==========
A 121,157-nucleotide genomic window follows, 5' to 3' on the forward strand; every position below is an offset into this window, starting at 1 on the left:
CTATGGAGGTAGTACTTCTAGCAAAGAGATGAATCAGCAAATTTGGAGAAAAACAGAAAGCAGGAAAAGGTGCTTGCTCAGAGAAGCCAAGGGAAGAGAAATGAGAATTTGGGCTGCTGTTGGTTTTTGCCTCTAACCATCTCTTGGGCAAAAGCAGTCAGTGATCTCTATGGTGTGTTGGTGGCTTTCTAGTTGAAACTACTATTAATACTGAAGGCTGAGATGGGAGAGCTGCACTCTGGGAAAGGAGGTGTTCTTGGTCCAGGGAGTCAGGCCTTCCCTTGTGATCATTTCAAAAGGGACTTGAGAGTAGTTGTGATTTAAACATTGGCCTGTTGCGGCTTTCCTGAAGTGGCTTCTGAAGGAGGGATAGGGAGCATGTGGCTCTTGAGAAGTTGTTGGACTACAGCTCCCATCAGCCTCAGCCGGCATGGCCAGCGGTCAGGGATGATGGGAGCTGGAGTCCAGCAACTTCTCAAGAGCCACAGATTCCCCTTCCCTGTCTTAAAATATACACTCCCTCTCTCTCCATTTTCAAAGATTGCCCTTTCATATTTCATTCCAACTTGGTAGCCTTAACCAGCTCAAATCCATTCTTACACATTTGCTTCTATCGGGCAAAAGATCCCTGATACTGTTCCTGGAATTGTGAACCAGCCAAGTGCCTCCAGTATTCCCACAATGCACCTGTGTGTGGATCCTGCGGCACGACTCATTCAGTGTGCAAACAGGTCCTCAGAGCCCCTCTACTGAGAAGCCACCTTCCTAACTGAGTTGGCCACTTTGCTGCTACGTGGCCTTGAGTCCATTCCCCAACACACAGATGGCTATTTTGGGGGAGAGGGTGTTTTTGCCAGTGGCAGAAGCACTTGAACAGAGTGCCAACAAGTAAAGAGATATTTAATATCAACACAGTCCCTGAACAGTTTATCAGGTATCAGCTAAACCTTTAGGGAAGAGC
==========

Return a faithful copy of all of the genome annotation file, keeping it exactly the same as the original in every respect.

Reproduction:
A 121,157-nucleotide genomic window follows, 5' to 3' on the forward strand; every position below is an offset into this window, starting at 1 on the left:
CTATGGAGGTAGTACTTCTAGCAAAGAGATGAATCAGCAAATTTGGAGAAAAACAGAAAGCAGGAAAAGGTGCTTGCTCAGAGAAGCCAAGGGAAGAGAAATGAGAATTTGGGCTGCTGTTGGTTTTTGCCTCTAACCATCTCTTGGGCAAAAGCAGTCAGTGATCTCTATGGTGTGTTGGTGGCTTTCTAGTTGAAACTACTATTAATACTGAAGGCTGAGATGGGAGAGCTGCACTCTGGGAAAGGAGGTGTTCTTGGTCCAGGGAGTCAGGCCTTCCCTTGTGATCATTTCAAAAGGGACTTGAGAGTAGTTGTGATTTAAACATTGGCCTGTTGCGGCTTTCCTGAAGTGGCTTCTGAAGGAGGGATAGGGAGCATGTGGCTCTTGAGAAGTTGTTGGACTACAGCTCCCATCAGCCTCAGCCGGCATGGCCAGCGGTCAGGGATGATGGGAGCTGGAGTCCAGCAACTTCTCAAGAGCCACAGATTCCCCTTCCCTGTCTTAAAATATACACTCCCTCTCTCTCCATTTTCAAAGATTGCCCTTTCATATTTCATTCCAACTTGGTAGCCTTAACCAGCTCAAATCCATTCTTACACATTTGCTTCTATCGGGCAAAAGATCCCTGATACTGTTCCTGGAATTGTGAACCAGCCAAGTGCCTCCAGTATTCCCACAATGCACCTGTGTGTGGATCCTGCGGCACGACTCATTCAGTGTGCAAACAGGTCCTCAGAGCCCCTCTACTGAGAAGCCACCTTCCTAACTGAGTTGGCCACTTTGCTGCTACGTGGCCTTGAGTCCATTCCCCAACACACAGATGGCTATTTTGGGGGAGAGGGTGTTTTTGCCAGTGGCAGAAGCACTTGAACAGAGTGCCAACAAGTAAAGAGATATTTAATATCAACACAGTCCCTGAACAGTTTATCAGGTATCAGCTAAACCTTTAGGGAAGAGC